“Portuguesa? Tens um sotaque diferente…” (“Are you Portuguese? You have a different accent…”) became the question I heard the most in these last months in Portugal
Maybe the third most frequent after the dreaded “When are you going to defend?” and “What will you do after the PhD is done (or, in other words, do you have a job already)?”
One thing that I also noticed was the nightmare of every bilingual researcher. I wrote and spoke so much in English that I actually was starting to write badly in Portuguese. This happens to a lot of people. Even writing a 1500 word overview of my thesis and a 250 word abstract in Portuguese was quite daunting when all the standard scientific jargon is in English. I believe that it was one of the reasons why I tried to write a bit more in Portuguese for my IG account. I lived almost 2 years in the United States nonetheless, but I returned to Portugal almost 6 months ago, so I am still baffled by how I still mix in my head Portuguese and English. I don’t know if my accent changed that significantly (bear in mind I lived in Czech Republic as well in the past, and I lived in Aveiro, where the accent is a bit different from the Lisbon area). But, even if people in Portugal think I am not Portuguese when they look at me, I still get asked a lot by foreigners if I am Russian or if I speak Russian. Go figure :p
Burnout is real.
On the PhD and science communication communities on social media, I bet almost everyone had a post about burnout. I believe that, if you are readers of this blog, my absence was telling of how tired of writing I was. And I love writing, don’t get me wrong. It’s because I felt there were days where I had no fuel left to keep going. I always saw the end so near, and then there was always something that I felt would need improvement. It became an endless spiral. So, when I realized I was going to travel indeed in the beginning of May, and that I would only return to Portugal right on the day when the deadline from the University to submit my thesis would be, I made a point that I would submit in April. I still have been feeling very unproductive because I’m no longer writing or generating plots for 16 hours a day like I did for most of April until I submitted, but things are stabilizing.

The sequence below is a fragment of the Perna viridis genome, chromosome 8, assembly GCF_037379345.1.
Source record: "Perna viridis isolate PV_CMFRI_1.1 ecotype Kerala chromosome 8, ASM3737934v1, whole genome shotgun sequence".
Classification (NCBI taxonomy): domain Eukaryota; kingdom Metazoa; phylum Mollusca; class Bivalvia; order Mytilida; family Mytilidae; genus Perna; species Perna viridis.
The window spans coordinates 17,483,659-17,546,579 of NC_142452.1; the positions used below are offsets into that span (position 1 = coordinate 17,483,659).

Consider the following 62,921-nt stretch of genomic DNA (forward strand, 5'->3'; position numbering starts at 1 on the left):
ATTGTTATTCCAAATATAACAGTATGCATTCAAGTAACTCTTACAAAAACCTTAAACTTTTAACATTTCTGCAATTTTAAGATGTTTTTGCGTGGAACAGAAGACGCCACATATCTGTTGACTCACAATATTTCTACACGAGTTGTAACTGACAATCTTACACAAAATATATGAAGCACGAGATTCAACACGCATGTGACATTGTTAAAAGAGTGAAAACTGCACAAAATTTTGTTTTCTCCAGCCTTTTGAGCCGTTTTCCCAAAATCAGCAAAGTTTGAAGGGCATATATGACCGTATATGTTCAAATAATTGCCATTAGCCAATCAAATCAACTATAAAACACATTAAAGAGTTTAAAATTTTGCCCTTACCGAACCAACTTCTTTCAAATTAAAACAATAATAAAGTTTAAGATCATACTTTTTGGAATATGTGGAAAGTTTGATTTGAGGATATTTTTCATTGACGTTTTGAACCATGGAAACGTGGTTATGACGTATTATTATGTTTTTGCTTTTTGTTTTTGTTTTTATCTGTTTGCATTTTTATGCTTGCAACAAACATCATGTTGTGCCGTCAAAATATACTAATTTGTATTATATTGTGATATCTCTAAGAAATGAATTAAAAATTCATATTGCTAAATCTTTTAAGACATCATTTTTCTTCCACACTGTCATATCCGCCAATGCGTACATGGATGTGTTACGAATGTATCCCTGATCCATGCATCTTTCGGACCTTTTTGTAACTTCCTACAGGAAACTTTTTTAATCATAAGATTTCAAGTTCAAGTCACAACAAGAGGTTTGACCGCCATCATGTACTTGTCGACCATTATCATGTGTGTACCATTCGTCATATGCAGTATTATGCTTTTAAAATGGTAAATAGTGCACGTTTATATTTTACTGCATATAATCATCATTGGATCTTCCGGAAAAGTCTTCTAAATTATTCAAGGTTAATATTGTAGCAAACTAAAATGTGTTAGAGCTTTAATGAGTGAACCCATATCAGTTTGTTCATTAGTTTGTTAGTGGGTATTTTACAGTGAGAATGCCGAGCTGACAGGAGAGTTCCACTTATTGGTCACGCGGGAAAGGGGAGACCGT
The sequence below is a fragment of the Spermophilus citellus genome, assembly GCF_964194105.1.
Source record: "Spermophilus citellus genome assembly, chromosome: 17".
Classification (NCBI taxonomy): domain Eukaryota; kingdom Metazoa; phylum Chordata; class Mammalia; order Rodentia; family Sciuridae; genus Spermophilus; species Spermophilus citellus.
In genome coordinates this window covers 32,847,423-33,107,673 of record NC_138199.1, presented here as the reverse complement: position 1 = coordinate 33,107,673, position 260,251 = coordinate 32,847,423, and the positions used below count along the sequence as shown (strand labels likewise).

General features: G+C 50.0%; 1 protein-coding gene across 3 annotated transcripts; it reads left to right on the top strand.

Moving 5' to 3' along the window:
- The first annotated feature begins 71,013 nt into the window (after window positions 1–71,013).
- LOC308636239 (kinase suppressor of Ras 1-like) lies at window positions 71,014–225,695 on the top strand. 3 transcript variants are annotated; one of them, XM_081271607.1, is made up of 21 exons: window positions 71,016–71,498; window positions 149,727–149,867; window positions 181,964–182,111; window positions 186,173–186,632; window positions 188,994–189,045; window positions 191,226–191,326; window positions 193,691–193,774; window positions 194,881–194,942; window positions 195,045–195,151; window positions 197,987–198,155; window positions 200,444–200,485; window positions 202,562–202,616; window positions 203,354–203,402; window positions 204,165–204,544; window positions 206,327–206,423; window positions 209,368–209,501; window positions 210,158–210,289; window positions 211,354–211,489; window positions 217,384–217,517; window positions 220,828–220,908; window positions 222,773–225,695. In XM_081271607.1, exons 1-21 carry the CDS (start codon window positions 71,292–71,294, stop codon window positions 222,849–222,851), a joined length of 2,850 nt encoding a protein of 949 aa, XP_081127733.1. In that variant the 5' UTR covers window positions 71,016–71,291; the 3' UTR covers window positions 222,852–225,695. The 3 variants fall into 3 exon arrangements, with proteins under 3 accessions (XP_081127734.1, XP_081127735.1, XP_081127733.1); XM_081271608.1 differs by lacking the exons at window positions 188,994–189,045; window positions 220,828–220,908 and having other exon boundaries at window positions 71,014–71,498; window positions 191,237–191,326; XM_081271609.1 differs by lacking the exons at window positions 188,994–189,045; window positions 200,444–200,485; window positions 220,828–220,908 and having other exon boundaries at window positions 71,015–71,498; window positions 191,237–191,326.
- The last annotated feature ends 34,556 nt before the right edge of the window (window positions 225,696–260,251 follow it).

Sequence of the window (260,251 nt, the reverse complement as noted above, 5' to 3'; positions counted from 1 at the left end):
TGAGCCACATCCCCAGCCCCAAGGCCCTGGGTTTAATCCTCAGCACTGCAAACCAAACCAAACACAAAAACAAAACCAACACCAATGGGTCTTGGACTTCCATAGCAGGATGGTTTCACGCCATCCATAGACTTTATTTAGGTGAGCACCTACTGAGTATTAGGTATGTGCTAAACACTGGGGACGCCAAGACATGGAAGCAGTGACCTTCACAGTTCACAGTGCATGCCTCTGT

I didn’t even sink in how effing awesome having done this is!
I know my thesis isn’t perfect and I have plenty to study until my defense. My thesis essentially spans three very different topics and I want to learn even more so I am well prepared. I’m also going to submit one more manuscript, I’m going to fully document my code, I’m going to eventually teach someone how to use the methodology I developed until the end of next month. I fail to give myself enought credit for having pushed through a lot of self-doubt, changes in my personal belief systems, moving to another country and then moving back, and all the lessons I learned.
So yes, congrats to me!
None of this is possible without help. Of course!
Writing the Acknowledgements section of my thesis was quite fun. I thanked my funding body, my supervisors, everyone I collaborated with, and my loved ones. Those are private acknowledgements. But I left a word for everyone who cheered for me online during these three years of my online presence. Some of the people I met because of my blog and social media pages cared enough to meet me in person and a few became real life friends. So, thank you for enjoying my content and experiences and offering encouragement 🙂 hope I could impact you in any positive way.
I hope to write a few more posts in the meantime but, as ever, can’t promise. I’m still very tired and I’ve been devoting most of my free time to offline activities. I want to return to travel posts and I’m actually going back the two cities where I studied abroad (Boston, USA and Prague, Czech Republic) soon! Would you like a “then and now” series about these two cities?